There are a lot of leaders and aspiring leaders who hear me talk about accountable leadership, and who really want to make accountability a reality in their lives and in their workplace, but find that they can’t. Typically, this is either because there is someone above them in the hierarchy who simply isn’t receptive to the idea of true accountability coming from the top … or because the person at the top doesn’t even realize
The Accountability Blog
What does accountable leadership, in both the public and private sectors, look like after a major disaster? We are in the process of finding out. Following two fatal crashes of its Boeing 737 Max jets earlier this year, the aviation giant Boeing has settled the first of multiple lawsuits from families who lost loved ones on those flights. According to Reuters, the families involved in the first settlement will each receive $1.2 million, in addition
Microsoft created Tay, an artificial intelligence (AI) based chatbot, to communicate through a twitter account. Tay learned from the people who chatted with it. The more conversation Tay encountered the smarter it got. The only problem is that in less than 24 hours Tay evolved into an anti-Semitic, racist member of the Internet community.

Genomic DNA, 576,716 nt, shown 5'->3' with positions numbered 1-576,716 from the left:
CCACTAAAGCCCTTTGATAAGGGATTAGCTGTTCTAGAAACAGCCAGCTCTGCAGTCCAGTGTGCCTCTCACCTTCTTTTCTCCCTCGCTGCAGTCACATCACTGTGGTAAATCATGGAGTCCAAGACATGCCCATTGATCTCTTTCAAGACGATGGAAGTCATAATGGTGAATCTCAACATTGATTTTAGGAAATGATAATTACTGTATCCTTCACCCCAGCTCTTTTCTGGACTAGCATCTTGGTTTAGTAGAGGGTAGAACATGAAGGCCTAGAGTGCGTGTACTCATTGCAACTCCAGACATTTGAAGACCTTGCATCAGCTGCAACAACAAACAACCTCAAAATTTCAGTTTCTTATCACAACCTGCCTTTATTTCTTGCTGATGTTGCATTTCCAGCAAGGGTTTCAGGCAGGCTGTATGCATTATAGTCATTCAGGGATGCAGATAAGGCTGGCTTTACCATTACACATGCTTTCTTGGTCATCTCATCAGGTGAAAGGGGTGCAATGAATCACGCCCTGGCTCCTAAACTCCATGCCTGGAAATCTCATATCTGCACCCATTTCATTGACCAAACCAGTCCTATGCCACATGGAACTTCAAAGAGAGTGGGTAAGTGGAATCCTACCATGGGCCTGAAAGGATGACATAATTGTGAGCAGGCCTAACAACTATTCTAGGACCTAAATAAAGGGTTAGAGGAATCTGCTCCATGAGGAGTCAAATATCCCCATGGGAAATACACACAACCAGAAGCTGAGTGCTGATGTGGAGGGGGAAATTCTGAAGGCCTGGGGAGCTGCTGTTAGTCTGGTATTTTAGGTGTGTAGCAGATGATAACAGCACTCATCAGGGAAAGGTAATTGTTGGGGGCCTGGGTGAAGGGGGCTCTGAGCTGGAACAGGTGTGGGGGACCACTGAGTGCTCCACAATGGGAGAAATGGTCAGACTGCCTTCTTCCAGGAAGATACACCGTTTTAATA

It is easy to take our commitments for granted. We make commitments every day but many times we do not stop to think about the seriousness and the consequences that go along with these commitments.
It’s easy to say “yes” or agree to do something, but when it becomes time to perform we allow distractions to get in the way. We allow other offers to grab our attention. We allow personal gratification to supersede fulfilling the needs of other people. And, we can loose sight of the importance of just showing up for a friend or colleague.